The dense granule of T. gondii is a secretory vesicular organelle, which produces proteins that participate in the modification of the parasitophorous vacuole (PV) and PV membrane for the maintenance of intracellular parasitism in almost all nucleated host cells [6]. There are 16 GRA proteins, GRA1-GRA10, GRA12, GRA14, 2 isoforms of nucleotide triphosphate hydrolase (NTPase I and II) [7] and 2 protease inhibitors (TgPI 1 and 2) [8, 9]. All the GRA proteins are identified as excretory/secretory antigens (ESP). Several of them are suitable as DNA vaccines for immunity against toxoplasmosis. Immunization of C3H mice with a plasmid expressing granule protein 1 (GRA1) showed 75-100% protection to challenge with T. gondii cysts [10]. DNA vaccination with protein GRA1, GRA7, and rhoptry protein ROP2 induced protection against infection with different virulent T. gondii strains in C3H mice but not in BALB/c and C57BL/6 mice [11]. The GRA4 DNA vaccine containing the whole coding sequence, results in a 62% survival of susceptible C57BL/6 infected mice [12]. Intramuscular injection of sheep with a DNA liposome formulated plasmid coding for GRA1, GRA4, GRA6 and GRA7 is an effective system that induces a significant immune response against T. gondii[13].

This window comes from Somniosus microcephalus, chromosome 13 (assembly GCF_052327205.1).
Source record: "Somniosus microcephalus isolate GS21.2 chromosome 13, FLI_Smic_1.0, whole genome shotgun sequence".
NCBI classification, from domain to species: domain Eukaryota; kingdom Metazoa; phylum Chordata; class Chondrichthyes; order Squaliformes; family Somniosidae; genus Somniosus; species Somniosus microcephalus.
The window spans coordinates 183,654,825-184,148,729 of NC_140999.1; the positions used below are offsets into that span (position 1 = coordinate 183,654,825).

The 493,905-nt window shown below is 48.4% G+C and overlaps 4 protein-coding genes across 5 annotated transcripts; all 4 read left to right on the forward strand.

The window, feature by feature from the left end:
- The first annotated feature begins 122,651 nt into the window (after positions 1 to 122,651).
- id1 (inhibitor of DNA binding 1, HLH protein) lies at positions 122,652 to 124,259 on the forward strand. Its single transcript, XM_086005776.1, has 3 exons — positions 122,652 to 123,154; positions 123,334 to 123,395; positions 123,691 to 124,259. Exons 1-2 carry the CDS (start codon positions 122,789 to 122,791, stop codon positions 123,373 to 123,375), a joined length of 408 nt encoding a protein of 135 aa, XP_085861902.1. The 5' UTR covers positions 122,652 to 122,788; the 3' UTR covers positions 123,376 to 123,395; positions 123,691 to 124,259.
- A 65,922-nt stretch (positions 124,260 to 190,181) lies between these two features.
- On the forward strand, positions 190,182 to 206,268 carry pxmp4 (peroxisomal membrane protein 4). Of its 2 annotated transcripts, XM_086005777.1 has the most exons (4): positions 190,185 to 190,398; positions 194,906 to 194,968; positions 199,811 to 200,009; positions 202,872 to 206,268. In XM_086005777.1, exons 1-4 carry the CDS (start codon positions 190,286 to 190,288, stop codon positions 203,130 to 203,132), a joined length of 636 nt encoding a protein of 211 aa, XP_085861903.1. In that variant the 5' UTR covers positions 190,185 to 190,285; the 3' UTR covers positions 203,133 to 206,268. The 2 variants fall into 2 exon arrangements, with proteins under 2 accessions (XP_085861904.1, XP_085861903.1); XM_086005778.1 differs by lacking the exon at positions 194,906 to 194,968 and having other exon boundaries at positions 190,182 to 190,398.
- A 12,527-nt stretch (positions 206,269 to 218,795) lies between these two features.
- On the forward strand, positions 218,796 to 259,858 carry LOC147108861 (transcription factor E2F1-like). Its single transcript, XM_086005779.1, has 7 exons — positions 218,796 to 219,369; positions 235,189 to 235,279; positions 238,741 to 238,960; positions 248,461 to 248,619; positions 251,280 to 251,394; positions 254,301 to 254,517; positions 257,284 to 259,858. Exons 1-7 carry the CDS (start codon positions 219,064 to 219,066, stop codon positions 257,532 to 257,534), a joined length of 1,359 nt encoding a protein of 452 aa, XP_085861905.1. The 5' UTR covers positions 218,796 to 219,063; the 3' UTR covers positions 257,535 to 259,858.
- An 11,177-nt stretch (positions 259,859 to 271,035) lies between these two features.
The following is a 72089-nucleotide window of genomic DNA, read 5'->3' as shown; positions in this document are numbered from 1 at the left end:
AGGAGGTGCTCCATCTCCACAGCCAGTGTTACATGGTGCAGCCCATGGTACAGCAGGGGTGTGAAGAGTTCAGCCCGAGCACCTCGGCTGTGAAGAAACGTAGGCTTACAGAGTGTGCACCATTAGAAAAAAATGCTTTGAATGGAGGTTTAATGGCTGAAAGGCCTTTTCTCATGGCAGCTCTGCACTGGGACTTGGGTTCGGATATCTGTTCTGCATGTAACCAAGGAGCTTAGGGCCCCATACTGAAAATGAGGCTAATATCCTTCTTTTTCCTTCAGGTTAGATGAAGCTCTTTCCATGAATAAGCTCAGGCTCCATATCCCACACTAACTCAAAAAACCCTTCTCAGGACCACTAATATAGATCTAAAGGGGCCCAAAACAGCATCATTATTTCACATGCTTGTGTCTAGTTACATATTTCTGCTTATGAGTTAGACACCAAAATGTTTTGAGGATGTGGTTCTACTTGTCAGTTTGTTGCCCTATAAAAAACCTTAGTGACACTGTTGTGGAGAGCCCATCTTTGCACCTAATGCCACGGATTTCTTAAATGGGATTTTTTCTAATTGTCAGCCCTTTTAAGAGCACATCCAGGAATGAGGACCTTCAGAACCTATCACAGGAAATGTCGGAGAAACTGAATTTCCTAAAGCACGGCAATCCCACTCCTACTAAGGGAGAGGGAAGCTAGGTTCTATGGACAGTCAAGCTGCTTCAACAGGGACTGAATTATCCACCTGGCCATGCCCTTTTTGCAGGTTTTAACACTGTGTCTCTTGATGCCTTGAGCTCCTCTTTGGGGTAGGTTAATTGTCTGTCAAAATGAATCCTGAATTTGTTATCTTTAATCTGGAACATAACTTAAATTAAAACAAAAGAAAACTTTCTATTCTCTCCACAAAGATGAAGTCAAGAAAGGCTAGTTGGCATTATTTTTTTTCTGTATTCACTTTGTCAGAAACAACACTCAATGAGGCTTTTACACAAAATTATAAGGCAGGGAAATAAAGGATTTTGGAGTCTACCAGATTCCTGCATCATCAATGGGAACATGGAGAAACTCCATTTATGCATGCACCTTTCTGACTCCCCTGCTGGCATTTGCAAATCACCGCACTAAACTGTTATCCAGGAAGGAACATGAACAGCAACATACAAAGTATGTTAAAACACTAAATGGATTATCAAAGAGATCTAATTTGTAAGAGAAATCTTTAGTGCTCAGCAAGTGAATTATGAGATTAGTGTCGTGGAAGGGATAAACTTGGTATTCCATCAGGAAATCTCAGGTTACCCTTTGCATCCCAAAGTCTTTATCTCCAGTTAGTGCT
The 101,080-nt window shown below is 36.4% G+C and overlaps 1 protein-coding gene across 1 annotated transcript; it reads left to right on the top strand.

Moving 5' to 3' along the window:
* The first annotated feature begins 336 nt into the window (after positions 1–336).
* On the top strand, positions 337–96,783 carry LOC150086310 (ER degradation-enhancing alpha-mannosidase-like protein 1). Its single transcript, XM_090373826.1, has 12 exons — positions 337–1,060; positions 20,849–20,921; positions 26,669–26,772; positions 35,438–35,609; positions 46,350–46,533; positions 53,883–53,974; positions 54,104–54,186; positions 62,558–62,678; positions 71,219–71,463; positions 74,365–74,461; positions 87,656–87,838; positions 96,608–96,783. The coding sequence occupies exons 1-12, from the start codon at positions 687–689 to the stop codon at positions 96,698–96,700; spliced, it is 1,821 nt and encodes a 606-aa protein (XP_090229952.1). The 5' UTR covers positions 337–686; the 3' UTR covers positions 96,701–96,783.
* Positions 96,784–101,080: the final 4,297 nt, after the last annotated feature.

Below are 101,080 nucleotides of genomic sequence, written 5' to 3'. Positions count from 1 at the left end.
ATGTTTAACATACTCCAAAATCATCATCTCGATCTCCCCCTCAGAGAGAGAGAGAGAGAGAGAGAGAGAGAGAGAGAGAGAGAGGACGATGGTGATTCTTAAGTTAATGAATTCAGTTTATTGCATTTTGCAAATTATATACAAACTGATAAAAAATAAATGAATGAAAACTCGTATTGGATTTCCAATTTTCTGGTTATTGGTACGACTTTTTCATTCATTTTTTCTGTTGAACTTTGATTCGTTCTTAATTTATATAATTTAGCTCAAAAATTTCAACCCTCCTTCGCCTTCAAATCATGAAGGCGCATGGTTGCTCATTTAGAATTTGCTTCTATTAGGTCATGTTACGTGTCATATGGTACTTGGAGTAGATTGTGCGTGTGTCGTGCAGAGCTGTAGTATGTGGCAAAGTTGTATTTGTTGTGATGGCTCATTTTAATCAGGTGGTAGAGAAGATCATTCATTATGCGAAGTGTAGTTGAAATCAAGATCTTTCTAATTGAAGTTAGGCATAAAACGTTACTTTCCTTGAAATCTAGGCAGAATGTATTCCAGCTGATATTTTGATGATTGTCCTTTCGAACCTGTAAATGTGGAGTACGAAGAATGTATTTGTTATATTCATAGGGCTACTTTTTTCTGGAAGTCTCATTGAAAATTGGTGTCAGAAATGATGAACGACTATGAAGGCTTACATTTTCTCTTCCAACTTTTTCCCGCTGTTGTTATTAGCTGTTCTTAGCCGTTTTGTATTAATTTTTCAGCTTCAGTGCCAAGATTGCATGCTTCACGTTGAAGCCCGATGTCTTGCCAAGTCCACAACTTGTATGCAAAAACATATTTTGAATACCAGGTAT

Protection from acute toxoplasmosis is mediated by CD8+ T cells, but T. gondii antigens and host genes required for eliciting protective immunity are poorly defined [14]. The T. gondii dense granule protein 6 (GRA6), being highly immunogenic, is a candidate vaccine against toxoplasmosis. The HF10 peptide (HPGSVNEFDF) is located at the carboxyl terminus of GRA6 and is the immunodominant epitope to bind H-2Ld major histocompatibility complex class I molecule (MHC class I). It induces immune protection of BALB/c mice carrying the H-2Ld molecule against T. gondii infection. The CD8+ T cell response of BALB/c mice infected by the T. gondii strain seemed to be targeted entirely to the single GRA6 HF-H-2Ld complex [15]. Notably, similar focusing of the CD8+ T cell response to a single antigen from the circumsporozoite protein of Plasmodium yoelii and only a small subset of epitopes of the trans-sialidase antigens of Trypanosoma cruzi has been reported in mice [16, 17]. DNA-based vaccination is one of the most promising strategies for the development of new generation effective vaccines against intracellular parasites.

We have constructed the eukaryotic expression vector named pcDNA3.1-HisGRA6 to determine whether DNA immunization can elicit protective immune responses to T. gondii. The present work shows that the partial protection against toxoplasmosis in BALB/c mice induced by DNA vaccination with T. gondii GRA6 gene. It has implications for vaccine designs using a single antigen in a population with diverse MHC class I alleles.

Materials and methods

Plasmid construction and preparation